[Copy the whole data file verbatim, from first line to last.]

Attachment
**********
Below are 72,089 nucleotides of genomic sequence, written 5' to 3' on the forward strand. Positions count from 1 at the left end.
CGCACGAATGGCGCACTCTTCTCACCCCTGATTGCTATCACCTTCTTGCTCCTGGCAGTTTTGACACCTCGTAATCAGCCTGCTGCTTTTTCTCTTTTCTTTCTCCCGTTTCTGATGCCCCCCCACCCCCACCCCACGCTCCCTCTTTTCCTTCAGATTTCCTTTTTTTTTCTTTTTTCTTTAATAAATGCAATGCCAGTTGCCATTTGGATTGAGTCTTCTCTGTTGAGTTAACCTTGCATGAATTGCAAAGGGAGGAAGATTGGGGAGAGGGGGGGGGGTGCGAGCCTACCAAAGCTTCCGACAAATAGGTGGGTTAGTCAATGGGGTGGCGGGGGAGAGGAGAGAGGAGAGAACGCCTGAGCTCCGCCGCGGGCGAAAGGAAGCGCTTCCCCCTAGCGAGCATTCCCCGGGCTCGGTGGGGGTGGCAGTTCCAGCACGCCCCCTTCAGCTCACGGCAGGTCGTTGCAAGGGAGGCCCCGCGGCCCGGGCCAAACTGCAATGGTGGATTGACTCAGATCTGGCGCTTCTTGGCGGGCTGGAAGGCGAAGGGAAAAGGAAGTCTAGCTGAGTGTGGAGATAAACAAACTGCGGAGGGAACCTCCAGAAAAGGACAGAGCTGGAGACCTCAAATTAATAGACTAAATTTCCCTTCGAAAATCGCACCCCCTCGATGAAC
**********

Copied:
Below are 72,089 nucleotides of genomic sequence, written 5' to 3' on the forward strand. Positions count from 1 at the left end.
CGCACGAATGGCGCACTCTTCTCACCCCTGATTGCTATCACCTTCTTGCTCCTGGCAGTTTTGACACCTCGTAATCAGCCTGCTGCTTTTTCTCTTTTCTTTCTCCCGTTTCTGATGCCCCCCCACCCCCACCCCACGCTCCCTCTTTTCCTTCAGATTTCCTTTTTTTTTCTTTTTTCTTTAATAAATGCAATGCCAGTTGCCATTTGGATTGAGTCTTCTCTGTTGAGTTAACCTTGCATGAATTGCAAAGGGAGGAAGATTGGGGAGAGGGGGGGGGGTGCGAGCCTACCAAAGCTTCCGACAAATAGGTGGGTTAGTCAATGGGGTGGCGGGGGAGAGGAGAGAGGAGAGAACGCCTGAGCTCCGCCGCGGGCGAAAGGAAGCGCTTCCCCCTAGCGAGCATTCCCCGGGCTCGGTGGGGGTGGCAGTTCCAGCACGCCCCCTTCAGCTCACGGCAGGTCGTTGCAAGGGAGGCCCCGCGGCCCGGGCCAAACTGCAATGGTGGATTGACTCAGATCTGGCGCTTCTTGGCGGGCTGGAAGGCGAAGGGAAAAGGAAGTCTAGCTGAGTGTGGAGATAAACAAACTGCGGAGGGAACCTCCAGAAAAGGACAGAGCTGGAGACCTCAAATTAATAGACTAAATTTCCCTTCGAAAATCGCACCCCCTCGATGAAC